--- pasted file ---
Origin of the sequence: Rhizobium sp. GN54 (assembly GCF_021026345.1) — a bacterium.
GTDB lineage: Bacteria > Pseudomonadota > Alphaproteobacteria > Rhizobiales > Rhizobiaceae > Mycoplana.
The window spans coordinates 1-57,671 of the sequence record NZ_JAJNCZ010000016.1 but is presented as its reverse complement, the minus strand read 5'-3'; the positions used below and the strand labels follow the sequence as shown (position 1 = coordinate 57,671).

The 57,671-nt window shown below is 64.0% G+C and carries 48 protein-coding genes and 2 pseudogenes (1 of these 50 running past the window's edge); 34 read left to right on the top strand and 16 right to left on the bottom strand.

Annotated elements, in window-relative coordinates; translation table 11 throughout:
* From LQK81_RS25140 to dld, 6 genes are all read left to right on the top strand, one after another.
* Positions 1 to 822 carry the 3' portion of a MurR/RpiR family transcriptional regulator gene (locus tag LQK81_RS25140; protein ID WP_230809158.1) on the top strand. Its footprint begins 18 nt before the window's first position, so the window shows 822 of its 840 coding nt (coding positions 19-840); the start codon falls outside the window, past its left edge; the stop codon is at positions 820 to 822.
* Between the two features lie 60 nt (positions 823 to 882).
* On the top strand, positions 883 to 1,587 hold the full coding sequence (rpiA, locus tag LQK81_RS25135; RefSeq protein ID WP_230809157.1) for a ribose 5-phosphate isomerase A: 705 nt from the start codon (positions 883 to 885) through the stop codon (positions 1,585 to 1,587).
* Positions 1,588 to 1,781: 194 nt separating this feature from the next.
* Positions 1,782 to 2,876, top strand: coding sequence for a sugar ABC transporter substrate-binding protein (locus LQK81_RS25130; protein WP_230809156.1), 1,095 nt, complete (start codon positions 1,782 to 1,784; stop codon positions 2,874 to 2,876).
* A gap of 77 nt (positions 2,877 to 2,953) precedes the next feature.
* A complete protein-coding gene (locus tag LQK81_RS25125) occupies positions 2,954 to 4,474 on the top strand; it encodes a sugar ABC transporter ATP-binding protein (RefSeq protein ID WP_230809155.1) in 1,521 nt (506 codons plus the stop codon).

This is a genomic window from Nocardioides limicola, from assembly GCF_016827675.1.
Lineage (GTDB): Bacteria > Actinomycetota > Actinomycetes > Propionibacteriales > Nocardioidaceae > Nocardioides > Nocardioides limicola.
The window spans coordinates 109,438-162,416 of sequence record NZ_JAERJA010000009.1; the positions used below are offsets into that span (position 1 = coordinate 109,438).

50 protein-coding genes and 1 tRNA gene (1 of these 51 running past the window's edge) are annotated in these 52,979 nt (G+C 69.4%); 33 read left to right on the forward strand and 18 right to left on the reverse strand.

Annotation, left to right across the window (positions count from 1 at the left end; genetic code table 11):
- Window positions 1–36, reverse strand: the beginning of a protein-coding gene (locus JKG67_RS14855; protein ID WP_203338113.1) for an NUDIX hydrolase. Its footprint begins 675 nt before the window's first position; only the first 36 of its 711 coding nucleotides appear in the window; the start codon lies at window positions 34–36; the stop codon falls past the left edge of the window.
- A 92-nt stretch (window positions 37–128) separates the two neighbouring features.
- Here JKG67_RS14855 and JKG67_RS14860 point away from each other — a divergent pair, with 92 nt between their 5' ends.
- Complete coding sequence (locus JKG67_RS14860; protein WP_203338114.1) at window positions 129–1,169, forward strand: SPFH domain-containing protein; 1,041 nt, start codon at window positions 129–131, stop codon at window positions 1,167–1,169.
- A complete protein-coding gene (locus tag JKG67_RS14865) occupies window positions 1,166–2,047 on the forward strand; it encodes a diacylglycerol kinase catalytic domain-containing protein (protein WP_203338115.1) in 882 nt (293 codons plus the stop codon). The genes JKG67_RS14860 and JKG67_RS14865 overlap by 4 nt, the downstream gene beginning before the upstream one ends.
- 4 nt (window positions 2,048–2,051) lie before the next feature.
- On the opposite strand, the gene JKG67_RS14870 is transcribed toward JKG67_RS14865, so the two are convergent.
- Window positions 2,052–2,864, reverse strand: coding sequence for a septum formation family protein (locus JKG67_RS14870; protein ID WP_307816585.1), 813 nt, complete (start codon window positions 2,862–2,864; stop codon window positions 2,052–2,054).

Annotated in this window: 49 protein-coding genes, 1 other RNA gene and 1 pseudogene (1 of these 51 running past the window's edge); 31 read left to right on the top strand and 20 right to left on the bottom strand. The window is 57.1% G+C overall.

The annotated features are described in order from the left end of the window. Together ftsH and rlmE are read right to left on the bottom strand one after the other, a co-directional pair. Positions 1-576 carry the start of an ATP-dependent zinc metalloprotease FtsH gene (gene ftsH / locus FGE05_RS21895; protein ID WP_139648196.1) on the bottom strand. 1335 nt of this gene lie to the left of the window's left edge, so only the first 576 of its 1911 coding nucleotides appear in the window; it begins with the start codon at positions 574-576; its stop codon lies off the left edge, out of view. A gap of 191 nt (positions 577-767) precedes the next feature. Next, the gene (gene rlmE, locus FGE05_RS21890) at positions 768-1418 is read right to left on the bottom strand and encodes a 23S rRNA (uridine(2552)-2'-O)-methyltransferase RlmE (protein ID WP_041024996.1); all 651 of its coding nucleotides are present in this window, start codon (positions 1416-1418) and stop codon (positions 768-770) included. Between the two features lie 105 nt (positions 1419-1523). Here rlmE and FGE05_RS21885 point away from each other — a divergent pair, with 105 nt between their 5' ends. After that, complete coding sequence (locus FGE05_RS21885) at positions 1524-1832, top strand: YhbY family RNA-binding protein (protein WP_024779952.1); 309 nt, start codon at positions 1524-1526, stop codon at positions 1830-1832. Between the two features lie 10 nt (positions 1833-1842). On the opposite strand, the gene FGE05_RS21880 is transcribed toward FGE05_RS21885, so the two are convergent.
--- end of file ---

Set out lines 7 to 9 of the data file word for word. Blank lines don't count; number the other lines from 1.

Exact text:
* Positions 1 to 822 carry the 3' portion of a MurR/RpiR family transcriptional regulator gene (locus tag LQK81_RS25140; protein ID WP_230809158.1) on the top strand. Its footprint begins 18 nt before the window's first position, so the window shows 822 of its 840 coding nt (coding positions 19-840); the start codon falls outside the window, past its left edge; the stop codon is at positions 820 to 822.
* Between the two features lie 60 nt (positions 823 to 882).
* On the top strand, positions 883 to 1,587 hold the full coding sequence (rpiA, locus tag LQK81_RS25135; RefSeq protein ID WP_230809157.1) for a ribose 5-phosphate isomerase A: 705 nt from the start codon (positions 883 to 885) through the stop codon (positions 1,585 to 1,587).